On Friday the Second District Court of Appeal filed its long-awaited order in a multi-year court battle about continuing seawater intrusion into the southwest Florida drinking water aquifer. The seawater intrusion is a result of excessive water withdrawals that have been approved by the Southwest Florida Water Management District. The order paves the way for stronger regulation to bring the problem to a halt.
The case involved a challenge of proposed water management district rules brought by Earthjustice Legal Defense Fund – the nation’s largest public interest environmental law firm – on behalf of the Environmental Confederation of Southwest Florida more than five years ago. Several counties and farm interests also brought challenges of the rules, and the challenges were consolidated.
The appellate court ruling reversed many parts of an administrative law judge’s 600 page ruling and upheld rules requiring water users to demonstrate that they will not cause adverse environmental effects to wetlands, lakes, streams, and wildlife, induce seawater intrusion or pollute groundwater. The court also decided that water users should be required to investigate the feasibility of reuse or desalination when they apply for permits to pump ground water.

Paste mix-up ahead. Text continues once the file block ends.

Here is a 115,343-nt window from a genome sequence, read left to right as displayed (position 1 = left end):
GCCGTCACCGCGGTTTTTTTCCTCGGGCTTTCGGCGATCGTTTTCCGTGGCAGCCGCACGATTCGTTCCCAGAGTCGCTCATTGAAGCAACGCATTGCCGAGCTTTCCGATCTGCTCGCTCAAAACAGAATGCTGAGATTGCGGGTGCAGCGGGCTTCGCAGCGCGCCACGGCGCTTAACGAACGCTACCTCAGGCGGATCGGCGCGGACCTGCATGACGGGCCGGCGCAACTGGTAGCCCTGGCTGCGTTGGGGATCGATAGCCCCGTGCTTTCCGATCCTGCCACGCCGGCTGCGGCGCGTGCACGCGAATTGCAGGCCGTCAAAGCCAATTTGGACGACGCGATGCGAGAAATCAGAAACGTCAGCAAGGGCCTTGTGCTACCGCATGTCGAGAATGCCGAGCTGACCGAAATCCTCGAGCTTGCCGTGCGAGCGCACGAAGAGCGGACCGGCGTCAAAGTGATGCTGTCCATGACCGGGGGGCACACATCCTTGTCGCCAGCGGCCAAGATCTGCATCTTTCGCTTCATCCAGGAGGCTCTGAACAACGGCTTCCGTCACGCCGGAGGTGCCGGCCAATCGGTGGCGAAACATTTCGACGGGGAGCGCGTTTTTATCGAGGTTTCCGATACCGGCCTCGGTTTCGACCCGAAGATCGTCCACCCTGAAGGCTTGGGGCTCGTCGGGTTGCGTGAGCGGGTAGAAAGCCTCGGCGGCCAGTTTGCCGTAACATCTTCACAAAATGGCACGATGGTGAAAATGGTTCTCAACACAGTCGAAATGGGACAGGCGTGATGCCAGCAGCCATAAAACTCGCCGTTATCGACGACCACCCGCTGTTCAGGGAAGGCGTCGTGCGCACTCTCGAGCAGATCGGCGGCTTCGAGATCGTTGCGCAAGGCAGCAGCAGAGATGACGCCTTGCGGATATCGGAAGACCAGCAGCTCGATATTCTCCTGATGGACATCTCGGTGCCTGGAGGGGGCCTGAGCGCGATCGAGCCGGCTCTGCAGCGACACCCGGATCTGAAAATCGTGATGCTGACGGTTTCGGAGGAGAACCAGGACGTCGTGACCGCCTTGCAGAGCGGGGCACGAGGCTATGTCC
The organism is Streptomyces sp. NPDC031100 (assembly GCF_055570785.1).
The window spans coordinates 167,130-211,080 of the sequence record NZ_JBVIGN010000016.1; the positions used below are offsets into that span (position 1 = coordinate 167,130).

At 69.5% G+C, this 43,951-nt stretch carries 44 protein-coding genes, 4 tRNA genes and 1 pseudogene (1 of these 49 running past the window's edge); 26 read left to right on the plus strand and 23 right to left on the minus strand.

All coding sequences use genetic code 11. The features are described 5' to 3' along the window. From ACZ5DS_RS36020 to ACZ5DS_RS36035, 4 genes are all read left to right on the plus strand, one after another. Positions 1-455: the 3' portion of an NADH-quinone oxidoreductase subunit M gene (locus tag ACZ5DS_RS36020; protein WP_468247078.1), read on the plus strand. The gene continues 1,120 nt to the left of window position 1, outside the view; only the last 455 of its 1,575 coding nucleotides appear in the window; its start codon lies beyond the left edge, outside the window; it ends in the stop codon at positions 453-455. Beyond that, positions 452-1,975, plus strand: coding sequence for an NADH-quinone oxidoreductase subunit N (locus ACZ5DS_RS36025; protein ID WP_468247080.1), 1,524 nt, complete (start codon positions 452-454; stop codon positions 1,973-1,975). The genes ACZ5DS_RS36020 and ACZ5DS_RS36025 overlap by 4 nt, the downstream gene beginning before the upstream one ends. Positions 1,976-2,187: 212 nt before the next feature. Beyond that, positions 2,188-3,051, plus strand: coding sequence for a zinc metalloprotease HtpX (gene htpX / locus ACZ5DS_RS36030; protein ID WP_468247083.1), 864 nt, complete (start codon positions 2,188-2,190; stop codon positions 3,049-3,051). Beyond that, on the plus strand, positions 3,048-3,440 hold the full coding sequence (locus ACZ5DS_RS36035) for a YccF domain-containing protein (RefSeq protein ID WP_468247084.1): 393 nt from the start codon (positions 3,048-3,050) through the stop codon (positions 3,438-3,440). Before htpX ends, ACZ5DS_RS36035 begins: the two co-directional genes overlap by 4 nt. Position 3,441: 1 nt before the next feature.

“This is a great day for the environment of southwest Florida,” said Ansley Samson, an attorney with Earthjustice Legal Defense Fund in Tallahassee Florida. “The appellate court decision will give us the tools to really protect water resources”
“I just hope this has come soon enough. There is a lot of work to be done down here,” said Becky Ayech of the Environmental Confederation of Southwest Florida, a nonprofit organization whose members live in southwest Florida. “Thousands of acres of trees are dying near me down here, and often I can’t get water out of my well. This ruling says that permits can be issued only to water users who won’t damage the underground aquifer. That’s great.”
On appeal, ECOSWF had contended that the rules upheld by the court were valid. ECOSWF had also challenged a proposed “minimum level” in the aquifer because it would allow seawater intrusion to advance inland at the rate of several inches per day for as long as 50 years. That rule has now been withdrawn and a new one is being prepared. The court specifically emphasized in its order the extent of saltwater intrusion in southwest Florida and the profound impact that continued intrusion would have on future generations.
“The signal from the Court is clear,” said attorney Ansley Samson, “seawater intrusion into the drinking water aquifer is a grave problem that the government is going to have to stop.”